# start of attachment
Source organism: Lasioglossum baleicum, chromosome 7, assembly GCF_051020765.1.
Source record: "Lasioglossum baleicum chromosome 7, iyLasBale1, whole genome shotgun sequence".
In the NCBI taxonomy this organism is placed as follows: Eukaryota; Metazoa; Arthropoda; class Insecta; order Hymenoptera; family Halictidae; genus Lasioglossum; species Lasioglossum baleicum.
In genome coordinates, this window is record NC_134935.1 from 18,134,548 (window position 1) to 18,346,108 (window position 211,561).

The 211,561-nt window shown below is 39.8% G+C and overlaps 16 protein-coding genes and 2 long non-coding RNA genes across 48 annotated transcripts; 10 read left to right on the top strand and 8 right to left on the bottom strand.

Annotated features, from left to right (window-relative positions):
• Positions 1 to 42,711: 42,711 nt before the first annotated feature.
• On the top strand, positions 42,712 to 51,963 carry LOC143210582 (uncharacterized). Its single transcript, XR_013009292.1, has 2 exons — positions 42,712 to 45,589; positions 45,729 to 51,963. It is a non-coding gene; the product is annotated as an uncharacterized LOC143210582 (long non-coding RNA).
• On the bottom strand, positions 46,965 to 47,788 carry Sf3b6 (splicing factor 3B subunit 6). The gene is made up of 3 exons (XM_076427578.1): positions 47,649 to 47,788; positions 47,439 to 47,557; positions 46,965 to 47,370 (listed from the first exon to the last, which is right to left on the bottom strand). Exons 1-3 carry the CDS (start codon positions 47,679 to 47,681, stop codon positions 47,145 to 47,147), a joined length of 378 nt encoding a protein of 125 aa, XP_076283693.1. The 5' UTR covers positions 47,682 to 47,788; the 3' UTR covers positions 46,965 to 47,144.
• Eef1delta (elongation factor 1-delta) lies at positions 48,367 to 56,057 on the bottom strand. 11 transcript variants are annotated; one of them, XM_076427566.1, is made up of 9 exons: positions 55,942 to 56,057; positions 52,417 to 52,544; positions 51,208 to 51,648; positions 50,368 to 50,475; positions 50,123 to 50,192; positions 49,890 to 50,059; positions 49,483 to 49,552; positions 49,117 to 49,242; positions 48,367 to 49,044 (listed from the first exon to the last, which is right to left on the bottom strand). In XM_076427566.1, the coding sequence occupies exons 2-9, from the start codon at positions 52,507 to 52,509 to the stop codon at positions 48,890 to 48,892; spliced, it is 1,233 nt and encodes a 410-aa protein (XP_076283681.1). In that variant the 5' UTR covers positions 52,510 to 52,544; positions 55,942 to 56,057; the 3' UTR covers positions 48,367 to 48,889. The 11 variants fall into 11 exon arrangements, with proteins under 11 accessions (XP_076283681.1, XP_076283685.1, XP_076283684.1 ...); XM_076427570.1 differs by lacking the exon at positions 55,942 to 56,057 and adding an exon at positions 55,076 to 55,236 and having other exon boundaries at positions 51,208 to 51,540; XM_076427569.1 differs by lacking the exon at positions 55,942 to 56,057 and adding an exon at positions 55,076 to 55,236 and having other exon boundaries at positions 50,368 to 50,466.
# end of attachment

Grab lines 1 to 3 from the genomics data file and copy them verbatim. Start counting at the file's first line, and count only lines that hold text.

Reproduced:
Source organism: Lasioglossum baleicum, chromosome 7, assembly GCF_051020765.1.
Source record: "Lasioglossum baleicum chromosome 7, iyLasBale1, whole genome shotgun sequence".
In the NCBI taxonomy this organism is placed as follows: Eukaryota; Metazoa; Arthropoda; class Insecta; order Hymenoptera; family Halictidae; genus Lasioglossum; species Lasioglossum baleicum.